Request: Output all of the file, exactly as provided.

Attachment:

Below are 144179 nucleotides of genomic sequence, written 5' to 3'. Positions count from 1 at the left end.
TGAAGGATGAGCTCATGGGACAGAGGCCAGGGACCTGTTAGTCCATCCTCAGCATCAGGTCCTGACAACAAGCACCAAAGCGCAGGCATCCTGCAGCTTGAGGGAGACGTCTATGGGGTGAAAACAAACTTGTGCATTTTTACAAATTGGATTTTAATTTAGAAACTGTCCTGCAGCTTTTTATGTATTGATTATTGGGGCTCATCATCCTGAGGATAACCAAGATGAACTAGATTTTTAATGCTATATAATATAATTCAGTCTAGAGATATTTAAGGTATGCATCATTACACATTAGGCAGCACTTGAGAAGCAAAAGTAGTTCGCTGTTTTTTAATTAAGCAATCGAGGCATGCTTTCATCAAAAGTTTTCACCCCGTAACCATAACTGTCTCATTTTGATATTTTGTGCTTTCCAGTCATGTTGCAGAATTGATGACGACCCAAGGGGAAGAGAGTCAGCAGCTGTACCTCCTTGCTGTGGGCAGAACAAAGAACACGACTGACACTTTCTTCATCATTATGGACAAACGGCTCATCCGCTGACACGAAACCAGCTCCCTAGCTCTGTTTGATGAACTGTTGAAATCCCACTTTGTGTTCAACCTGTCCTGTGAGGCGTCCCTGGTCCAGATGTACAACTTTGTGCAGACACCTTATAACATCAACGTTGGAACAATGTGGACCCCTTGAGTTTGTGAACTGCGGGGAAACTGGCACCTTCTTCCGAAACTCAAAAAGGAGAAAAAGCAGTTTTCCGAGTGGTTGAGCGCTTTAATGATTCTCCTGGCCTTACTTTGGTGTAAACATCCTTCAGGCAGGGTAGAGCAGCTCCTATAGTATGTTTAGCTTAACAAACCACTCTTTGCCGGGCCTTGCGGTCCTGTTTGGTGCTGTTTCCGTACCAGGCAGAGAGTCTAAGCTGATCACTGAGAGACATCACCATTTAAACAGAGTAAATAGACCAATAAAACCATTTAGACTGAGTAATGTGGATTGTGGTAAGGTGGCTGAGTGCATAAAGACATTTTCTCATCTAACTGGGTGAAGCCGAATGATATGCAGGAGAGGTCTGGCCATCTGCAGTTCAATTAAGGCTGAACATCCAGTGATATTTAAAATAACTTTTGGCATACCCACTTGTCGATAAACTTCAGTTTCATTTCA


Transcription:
Below are 144179 nucleotides of genomic sequence, written 5' to 3'. Positions count from 1 at the left end.
TGAAGGATGAGCTCATGGGACAGAGGCCAGGGACCTGTTAGTCCATCCTCAGCATCAGGTCCTGACAACAAGCACCAAAGCGCAGGCATCCTGCAGCTTGAGGGAGACGTCTATGGGGTGAAAACAAACTTGTGCATTTTTACAAATTGGATTTTAATTTAGAAACTGTCCTGCAGCTTTTTATGTATTGATTATTGGGGCTCATCATCCTGAGGATAACCAAGATGAACTAGATTTTTAATGCTATATAATATAATTCAGTCTAGAGATATTTAAGGTATGCATCATTACACATTAGGCAGCACTTGAGAAGCAAAAGTAGTTCGCTGTTTTTTAATTAAGCAATCGAGGCATGCTTTCATCAAAAGTTTTCACCCCGTAACCATAACTGTCTCATTTTGATATTTTGTGCTTTCCAGTCATGTTGCAGAATTGATGACGACCCAAGGGGAAGAGAGTCAGCAGCTGTACCTCCTTGCTGTGGGCAGAACAAAGAACACGACTGACACTTTCTTCATCATTATGGACAAACGGCTCATCCGCTGACACGAAACCAGCTCCCTAGCTCTGTTTGATGAACTGTTGAAATCCCACTTTGTGTTCAACCTGTCCTGTGAGGCGTCCCTGGTCCAGATGTACAACTTTGTGCAGACACCTTATAACATCAACGTTGGAACAATGTGGACCCCTTGAGTTTGTGAACTGCGGGGAAACTGGCACCTTCTTCCGAAACTCAAAAAGGAGAAAAAGCAGTTTTCCGAGTGGTTGAGCGCTTTAATGATTCTCCTGGCCTTACTTTGGTGTAAACATCCTTCAGGCAGGGTAGAGCAGCTCCTATAGTATGTTTAGCTTAACAAACCACTCTTTGCCGGGCCTTGCGGTCCTGTTTGGTGCTGTTTCCGTACCAGGCAGAGAGTCTAAGCTGATCACTGAGAGACATCACCATTTAAACAGAGTAAATAGACCAATAAAACCATTTAGACTGAGTAATGTGGATTGTGGTAAGGTGGCTGAGTGCATAAAGACATTTTCTCATCTAACTGGGTGAAGCCGAATGATATGCAGGAGAGGTCTGGCCATCTGCAGTTCAATTAAGGCTGAACATCCAGTGATATTTAAAATAACTTTTGGCATACCCACTTGTCGATAAACTTCAGTTTCATTTCA